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A CurtainUp Review
Jordan G. Teicher
It begins promisingly enough on what seems like an ordinary evening in the Jenkins-Laurence household. Tamara (Tara Westwood)— pony tailed, disarmingly severe and very pregnant— is preparing dinner in their Park Slope apartment. Her son Ben (Michelle David), small and bespectacled but bloated by assurances of his own exceptionalism, practices Vivaldi on the violin. His father Martin (Andrew Blair) arrives from work. The attitudes presented in this nightly routine alone are enough to serve as a blistering send-up of helicopter parenting, aggressive progressiveness, and New Age mumbo jumbo. David, bending her age and gender as Ben, perfectly captures the insufferable precociousness of the excessively nurtured. Westwood, meanwhile, is spot on as the self-righteous Tamara.
And then Tamara goes into labor. What emerges is a bouncing baby, uh, something. Sprouting increasingly lengthy and leafy branches where arms and legs should be and crowned by a Cabbage Patch Kid-style bonnet, baby Beatrice is a hilarious anomaly. The mystery surrounding her appearance and the determined nonchalance with which this "creative soul who marches to her own drummer" is accepted into the family is one of the most ridiculous and gracefully handled situations in the play.
If only the rest were as subversively subtle. Unlike some of the more exaggerated real-life residents of Park Slope who can't grasp their own inanity, the Jenkins-Laurence clan seems, more often than not, gleefully self-aware. The effect is something like spoiling the butt of one's own joke.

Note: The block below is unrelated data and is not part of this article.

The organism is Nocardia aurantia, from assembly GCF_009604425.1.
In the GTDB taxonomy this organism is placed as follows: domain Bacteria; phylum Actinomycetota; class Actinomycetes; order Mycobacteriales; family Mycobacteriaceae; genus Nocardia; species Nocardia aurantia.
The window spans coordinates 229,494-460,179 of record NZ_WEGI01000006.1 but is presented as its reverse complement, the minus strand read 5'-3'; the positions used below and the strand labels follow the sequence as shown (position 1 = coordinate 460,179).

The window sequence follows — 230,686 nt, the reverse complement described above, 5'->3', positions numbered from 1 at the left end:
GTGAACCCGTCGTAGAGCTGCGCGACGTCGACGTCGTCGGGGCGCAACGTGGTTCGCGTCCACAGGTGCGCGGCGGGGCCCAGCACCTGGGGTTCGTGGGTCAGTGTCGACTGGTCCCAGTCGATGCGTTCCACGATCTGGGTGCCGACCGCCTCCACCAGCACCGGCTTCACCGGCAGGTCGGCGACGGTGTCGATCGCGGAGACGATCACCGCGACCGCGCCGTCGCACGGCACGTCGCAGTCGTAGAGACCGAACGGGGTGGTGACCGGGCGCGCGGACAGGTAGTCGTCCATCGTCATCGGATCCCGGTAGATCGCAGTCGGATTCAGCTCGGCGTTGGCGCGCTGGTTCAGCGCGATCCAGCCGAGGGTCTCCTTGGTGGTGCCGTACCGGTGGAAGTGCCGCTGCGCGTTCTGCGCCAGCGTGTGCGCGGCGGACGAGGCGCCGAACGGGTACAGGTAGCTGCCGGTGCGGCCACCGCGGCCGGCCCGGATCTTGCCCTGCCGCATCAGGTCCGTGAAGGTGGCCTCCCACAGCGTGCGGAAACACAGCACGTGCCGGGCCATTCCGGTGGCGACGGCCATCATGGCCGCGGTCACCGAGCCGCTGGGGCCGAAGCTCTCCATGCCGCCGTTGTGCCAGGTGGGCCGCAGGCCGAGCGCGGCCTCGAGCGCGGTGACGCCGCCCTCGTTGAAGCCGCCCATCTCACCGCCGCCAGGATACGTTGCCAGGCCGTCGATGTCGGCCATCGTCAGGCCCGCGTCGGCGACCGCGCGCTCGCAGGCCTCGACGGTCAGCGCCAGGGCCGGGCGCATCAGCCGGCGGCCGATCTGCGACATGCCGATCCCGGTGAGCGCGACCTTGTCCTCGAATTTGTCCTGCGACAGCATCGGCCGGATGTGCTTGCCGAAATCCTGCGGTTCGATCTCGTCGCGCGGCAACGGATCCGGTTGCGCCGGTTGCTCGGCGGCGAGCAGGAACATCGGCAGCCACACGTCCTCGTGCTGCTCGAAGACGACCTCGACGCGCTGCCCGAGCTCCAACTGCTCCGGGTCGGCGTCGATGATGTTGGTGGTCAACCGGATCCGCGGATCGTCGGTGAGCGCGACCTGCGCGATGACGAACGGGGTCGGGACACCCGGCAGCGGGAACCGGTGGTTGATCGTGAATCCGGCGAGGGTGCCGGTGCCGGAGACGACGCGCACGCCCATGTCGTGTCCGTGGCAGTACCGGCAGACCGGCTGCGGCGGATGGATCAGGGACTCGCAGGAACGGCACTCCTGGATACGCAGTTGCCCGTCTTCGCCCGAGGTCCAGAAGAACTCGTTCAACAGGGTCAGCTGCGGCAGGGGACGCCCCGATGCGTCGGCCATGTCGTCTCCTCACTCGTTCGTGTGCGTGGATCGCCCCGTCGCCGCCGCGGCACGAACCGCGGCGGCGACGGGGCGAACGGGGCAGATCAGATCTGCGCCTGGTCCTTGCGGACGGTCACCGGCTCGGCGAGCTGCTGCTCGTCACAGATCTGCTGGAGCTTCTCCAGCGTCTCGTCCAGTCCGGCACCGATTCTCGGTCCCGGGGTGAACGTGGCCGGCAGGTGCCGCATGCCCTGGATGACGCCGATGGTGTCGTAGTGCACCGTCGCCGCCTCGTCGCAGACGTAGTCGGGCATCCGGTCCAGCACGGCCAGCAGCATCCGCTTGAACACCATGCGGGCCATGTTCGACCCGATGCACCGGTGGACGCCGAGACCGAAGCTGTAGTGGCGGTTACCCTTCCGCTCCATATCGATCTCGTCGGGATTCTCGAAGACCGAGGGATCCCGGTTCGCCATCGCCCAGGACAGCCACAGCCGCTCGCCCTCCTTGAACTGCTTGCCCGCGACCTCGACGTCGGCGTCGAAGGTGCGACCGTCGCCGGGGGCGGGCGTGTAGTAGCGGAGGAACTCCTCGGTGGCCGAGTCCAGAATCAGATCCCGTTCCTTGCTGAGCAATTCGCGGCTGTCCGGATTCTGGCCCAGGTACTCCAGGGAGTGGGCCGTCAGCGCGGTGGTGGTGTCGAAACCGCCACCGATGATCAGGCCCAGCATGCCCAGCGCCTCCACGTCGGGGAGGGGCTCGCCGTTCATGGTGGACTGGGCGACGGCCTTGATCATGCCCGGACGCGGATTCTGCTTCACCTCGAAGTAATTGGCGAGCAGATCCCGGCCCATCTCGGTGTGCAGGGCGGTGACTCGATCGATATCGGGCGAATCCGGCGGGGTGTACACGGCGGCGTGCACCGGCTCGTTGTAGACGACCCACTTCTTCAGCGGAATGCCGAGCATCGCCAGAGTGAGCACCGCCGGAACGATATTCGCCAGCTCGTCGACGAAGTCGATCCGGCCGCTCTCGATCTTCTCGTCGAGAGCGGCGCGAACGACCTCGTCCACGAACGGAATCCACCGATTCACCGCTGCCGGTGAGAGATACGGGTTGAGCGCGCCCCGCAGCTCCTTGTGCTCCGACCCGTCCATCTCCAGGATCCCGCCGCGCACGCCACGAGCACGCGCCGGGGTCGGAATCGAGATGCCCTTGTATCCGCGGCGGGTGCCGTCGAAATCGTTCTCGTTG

The introduction of Ben's teacher, Belinda (Marguerite Stimpson), into the action does little to correct this. She could have served as a much-needed "straight man" to contrast the over-the-top Jenkins-Laurences bit instead she becomes yet another cartoon character when she clumsily embarks on an affair with Martin. Stimpson does her best to sell the hapless and cloying character, but in a play otherwise grounded in specific cultural archetypes, Belinda seems out of place.
By the time the careful architecture holding together the buttoned-up Jenkins-Laurences has inevitably come crashing down, the play itself has veered off course. Whether it's a sex scene that begins with a dance to Mystikal's "Shake Ya Ass," or a fight scene rife with juvenile strikes to the groin, moments of sheer silliness effectively dismantle the power of the social critique at the heart of Branched.
Left to their own devices, the Jenkins-Laurences could have made the case for their own ridiculousness. It's disappointing and slightly ironic then that nature wasn't allowed to take its course.